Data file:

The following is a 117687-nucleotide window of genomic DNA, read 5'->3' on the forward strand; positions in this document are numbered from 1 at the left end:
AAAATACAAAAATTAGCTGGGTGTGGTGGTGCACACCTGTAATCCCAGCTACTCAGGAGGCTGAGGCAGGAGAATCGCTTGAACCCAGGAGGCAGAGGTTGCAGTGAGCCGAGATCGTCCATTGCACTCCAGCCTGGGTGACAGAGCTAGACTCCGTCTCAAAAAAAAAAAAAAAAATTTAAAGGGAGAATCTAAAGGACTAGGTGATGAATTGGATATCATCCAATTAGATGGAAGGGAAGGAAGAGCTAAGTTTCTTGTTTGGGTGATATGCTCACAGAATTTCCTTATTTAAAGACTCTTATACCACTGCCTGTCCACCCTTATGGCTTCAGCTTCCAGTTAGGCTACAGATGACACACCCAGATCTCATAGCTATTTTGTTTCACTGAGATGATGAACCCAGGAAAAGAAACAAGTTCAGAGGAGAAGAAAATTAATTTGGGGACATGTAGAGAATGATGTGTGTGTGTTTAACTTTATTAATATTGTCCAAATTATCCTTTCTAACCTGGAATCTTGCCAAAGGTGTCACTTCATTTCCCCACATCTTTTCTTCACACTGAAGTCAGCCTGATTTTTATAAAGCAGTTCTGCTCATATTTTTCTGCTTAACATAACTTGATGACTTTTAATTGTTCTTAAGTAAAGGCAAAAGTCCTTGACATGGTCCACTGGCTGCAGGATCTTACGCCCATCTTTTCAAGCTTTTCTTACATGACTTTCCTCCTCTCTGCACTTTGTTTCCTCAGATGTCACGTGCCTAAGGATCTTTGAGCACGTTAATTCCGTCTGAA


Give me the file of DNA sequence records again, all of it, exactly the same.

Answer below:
The following is a 117687-nucleotide window of genomic DNA, read 5'->3' on the forward strand; positions in this document are numbered from 1 at the left end:
AAAATACAAAAATTAGCTGGGTGTGGTGGTGCACACCTGTAATCCCAGCTACTCAGGAGGCTGAGGCAGGAGAATCGCTTGAACCCAGGAGGCAGAGGTTGCAGTGAGCCGAGATCGTCCATTGCACTCCAGCCTGGGTGACAGAGCTAGACTCCGTCTCAAAAAAAAAAAAAAAAATTTAAAGGGAGAATCTAAAGGACTAGGTGATGAATTGGATATCATCCAATTAGATGGAAGGGAAGGAAGAGCTAAGTTTCTTGTTTGGGTGATATGCTCACAGAATTTCCTTATTTAAAGACTCTTATACCACTGCCTGTCCACCCTTATGGCTTCAGCTTCCAGTTAGGCTACAGATGACACACCCAGATCTCATAGCTATTTTGTTTCACTGAGATGATGAACCCAGGAAAAGAAACAAGTTCAGAGGAGAAGAAAATTAATTTGGGGACATGTAGAGAATGATGTGTGTGTGTTTAACTTTATTAATATTGTCCAAATTATCCTTTCTAACCTGGAATCTTGCCAAAGGTGTCACTTCATTTCCCCACATCTTTTCTTCACACTGAAGTCAGCCTGATTTTTATAAAGCAGTTCTGCTCATATTTTTCTGCTTAACATAACTTGATGACTTTTAATTGTTCTTAAGTAAAGGCAAAAGTCCTTGACATGGTCCACTGGCTGCAGGATCTTACGCCCATCTTTTCAAGCTTTTCTTACATGACTTTCCTCCTCTCTGCACTTTGTTTCCTCAGATGTCACGTGCCTAAGGATCTTTGAGCACGTTAATTCCGTCTGAA